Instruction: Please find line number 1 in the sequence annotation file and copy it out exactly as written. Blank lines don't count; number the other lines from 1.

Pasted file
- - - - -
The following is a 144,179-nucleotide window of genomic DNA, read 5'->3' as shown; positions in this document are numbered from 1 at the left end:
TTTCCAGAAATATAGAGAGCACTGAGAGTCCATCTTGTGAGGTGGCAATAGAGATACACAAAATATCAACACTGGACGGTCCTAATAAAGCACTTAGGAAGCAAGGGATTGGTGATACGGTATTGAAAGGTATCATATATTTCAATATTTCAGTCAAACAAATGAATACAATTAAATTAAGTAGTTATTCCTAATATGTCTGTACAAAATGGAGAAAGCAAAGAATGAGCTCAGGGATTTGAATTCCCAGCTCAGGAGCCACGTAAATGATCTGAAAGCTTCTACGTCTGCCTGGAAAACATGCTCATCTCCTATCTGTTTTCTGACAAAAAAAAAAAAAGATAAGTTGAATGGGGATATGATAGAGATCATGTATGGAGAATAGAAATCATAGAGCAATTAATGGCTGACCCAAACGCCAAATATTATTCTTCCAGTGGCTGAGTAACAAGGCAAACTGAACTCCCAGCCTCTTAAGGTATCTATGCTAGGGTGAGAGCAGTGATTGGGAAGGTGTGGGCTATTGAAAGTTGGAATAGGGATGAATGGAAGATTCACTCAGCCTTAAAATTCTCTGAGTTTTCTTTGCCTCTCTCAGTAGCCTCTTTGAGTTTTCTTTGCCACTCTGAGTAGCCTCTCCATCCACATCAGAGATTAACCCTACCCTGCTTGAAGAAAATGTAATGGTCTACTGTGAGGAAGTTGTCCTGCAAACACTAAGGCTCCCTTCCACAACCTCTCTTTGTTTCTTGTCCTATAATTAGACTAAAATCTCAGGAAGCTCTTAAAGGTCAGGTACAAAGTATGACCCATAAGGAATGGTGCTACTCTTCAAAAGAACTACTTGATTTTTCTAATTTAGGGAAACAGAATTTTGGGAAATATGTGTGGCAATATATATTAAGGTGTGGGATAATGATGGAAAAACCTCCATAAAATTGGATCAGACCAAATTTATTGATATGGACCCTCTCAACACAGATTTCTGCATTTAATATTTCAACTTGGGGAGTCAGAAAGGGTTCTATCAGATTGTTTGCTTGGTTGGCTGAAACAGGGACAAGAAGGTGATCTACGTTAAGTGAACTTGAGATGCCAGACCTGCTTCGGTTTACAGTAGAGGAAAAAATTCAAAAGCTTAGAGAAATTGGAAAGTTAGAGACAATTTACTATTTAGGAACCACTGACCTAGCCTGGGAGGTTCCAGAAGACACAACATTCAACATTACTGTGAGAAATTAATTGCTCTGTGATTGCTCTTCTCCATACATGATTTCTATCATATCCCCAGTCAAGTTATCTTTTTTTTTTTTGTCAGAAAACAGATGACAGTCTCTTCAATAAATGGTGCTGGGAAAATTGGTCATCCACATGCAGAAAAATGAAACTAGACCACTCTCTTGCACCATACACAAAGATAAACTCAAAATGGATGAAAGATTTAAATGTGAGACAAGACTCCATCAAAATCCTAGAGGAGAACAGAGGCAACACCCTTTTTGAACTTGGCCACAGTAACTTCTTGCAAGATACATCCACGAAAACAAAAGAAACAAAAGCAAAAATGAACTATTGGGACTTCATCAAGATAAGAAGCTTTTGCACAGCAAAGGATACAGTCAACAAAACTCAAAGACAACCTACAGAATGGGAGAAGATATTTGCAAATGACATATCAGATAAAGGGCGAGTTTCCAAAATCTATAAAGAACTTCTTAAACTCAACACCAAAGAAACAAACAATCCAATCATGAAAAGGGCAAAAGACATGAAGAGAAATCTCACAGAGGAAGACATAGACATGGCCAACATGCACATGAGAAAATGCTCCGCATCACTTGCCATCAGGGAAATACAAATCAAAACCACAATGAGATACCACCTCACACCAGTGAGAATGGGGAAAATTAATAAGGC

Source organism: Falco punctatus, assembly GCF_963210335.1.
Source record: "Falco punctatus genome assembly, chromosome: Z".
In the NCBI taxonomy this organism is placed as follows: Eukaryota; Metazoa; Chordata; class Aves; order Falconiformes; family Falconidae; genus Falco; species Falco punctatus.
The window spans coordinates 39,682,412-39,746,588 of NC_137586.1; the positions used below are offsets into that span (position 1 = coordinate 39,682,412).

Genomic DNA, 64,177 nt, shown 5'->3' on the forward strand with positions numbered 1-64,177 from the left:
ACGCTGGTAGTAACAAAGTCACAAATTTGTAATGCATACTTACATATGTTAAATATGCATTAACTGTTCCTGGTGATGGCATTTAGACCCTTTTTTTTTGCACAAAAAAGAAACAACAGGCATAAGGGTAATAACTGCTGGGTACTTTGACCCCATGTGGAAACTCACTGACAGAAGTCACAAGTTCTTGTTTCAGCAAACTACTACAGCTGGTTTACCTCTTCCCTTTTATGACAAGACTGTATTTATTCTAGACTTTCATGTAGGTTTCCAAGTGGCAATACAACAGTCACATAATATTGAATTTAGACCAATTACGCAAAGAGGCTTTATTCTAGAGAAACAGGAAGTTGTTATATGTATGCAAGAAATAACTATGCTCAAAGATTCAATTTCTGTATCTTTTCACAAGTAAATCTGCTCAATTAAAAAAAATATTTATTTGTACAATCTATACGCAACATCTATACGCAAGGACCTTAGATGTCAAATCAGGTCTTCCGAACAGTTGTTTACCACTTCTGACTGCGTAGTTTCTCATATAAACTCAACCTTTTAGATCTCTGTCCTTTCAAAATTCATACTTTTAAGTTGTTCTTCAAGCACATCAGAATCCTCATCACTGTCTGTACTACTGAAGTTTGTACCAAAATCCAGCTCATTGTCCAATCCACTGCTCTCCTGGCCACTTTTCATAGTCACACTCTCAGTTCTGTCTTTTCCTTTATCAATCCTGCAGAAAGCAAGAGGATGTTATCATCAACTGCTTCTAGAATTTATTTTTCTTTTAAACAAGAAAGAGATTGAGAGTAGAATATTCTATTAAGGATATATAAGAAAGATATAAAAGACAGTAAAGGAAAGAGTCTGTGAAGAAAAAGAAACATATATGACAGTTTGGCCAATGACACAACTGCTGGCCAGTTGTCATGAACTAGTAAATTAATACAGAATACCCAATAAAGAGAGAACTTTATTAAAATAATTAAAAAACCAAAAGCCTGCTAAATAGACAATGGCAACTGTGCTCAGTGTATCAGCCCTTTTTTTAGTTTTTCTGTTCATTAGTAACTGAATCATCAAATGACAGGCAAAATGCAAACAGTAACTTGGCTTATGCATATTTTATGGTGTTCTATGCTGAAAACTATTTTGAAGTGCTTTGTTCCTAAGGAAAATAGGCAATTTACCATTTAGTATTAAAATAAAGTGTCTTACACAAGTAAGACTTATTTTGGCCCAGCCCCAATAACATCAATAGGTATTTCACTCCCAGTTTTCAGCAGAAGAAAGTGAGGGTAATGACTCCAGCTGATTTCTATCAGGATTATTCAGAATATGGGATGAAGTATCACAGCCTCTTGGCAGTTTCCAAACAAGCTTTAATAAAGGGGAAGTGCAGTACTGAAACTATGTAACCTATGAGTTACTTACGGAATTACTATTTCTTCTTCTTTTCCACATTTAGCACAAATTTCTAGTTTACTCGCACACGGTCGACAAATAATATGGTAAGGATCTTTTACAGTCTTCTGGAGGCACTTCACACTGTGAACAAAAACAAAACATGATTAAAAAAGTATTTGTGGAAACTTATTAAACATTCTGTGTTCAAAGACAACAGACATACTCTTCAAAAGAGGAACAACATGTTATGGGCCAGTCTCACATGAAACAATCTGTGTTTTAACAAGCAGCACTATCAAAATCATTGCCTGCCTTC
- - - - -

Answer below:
The following is a 144,179-nucleotide window of genomic DNA, read 5'->3' as shown; positions in this document are numbered from 1 at the left end: